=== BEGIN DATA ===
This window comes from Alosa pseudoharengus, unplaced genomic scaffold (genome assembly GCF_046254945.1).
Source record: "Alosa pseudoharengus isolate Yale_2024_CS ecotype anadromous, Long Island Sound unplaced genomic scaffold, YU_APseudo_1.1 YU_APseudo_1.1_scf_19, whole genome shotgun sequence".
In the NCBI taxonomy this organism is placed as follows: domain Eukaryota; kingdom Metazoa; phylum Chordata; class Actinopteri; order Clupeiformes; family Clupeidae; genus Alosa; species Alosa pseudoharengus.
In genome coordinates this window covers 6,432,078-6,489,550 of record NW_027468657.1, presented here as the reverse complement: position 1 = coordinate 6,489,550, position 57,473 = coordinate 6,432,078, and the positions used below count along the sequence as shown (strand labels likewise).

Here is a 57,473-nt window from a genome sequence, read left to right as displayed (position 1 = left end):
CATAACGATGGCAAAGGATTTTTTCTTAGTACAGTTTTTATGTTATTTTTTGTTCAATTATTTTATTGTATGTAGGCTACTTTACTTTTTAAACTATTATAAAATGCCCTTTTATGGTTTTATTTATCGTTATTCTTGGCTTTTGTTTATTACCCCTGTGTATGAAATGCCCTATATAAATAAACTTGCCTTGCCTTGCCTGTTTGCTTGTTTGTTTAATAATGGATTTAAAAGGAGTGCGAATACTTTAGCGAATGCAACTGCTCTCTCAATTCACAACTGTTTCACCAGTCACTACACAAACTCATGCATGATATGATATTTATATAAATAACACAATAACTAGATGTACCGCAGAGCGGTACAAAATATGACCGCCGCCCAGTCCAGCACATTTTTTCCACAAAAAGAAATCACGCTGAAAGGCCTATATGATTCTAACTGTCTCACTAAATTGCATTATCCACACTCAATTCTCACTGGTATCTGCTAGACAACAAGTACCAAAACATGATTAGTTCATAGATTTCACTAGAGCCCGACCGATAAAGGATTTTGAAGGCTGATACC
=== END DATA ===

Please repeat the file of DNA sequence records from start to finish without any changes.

This window comes from Alosa pseudoharengus, unplaced genomic scaffold (genome assembly GCF_046254945.1).
Source record: "Alosa pseudoharengus isolate Yale_2024_CS ecotype anadromous, Long Island Sound unplaced genomic scaffold, YU_APseudo_1.1 YU_APseudo_1.1_scf_19, whole genome shotgun sequence".
In the NCBI taxonomy this organism is placed as follows: domain Eukaryota; kingdom Metazoa; phylum Chordata; class Actinopteri; order Clupeiformes; family Clupeidae; genus Alosa; species Alosa pseudoharengus.
In genome coordinates this window covers 6,432,078-6,489,550 of record NW_027468657.1, presented here as the reverse complement: position 1 = coordinate 6,489,550, position 57,473 = coordinate 6,432,078, and the positions used below count along the sequence as shown (strand labels likewise).

Here is a 57,473-nt window from a genome sequence, read left to right as displayed (position 1 = left end):
CATAACGATGGCAAAGGATTTTTTCTTAGTACAGTTTTTATGTTATTTTTTGTTCAATTATTTTATTGTATGTAGGCTACTTTACTTTTTAAACTATTATAAAATGCCCTTTTATGGTTTTATTTATCGTTATTCTTGGCTTTTGTTTATTACCCCTGTGTATGAAATGCCCTATATAAATAAACTTGCCTTGCCTTGCCTGTTTGCTTGTTTGTTTAATAATGGATTTAAAAGGAGTGCGAATACTTTAGCGAATGCAACTGCTCTCTCAATTCACAACTGTTTCACCAGTCACTACACAAACTCATGCATGATATGATATTTATATAAATAACACAATAACTAGATGTACCGCAGAGCGGTACAAAATATGACCGCCGCCCAGTCCAGCACATTTTTTCCACAAAAAGAAATCACGCTGAAAGGCCTATATGATTCTAACTGTCTCACTAAATTGCATTATCCACACTCAATTCTCACTGGTATCTGCTAGACAACAAGTACCAAAACATGATTAGTTCATAGATTTCACTAGAGCCCGACCGATAAAGGATTTTGAAGGCTGATACC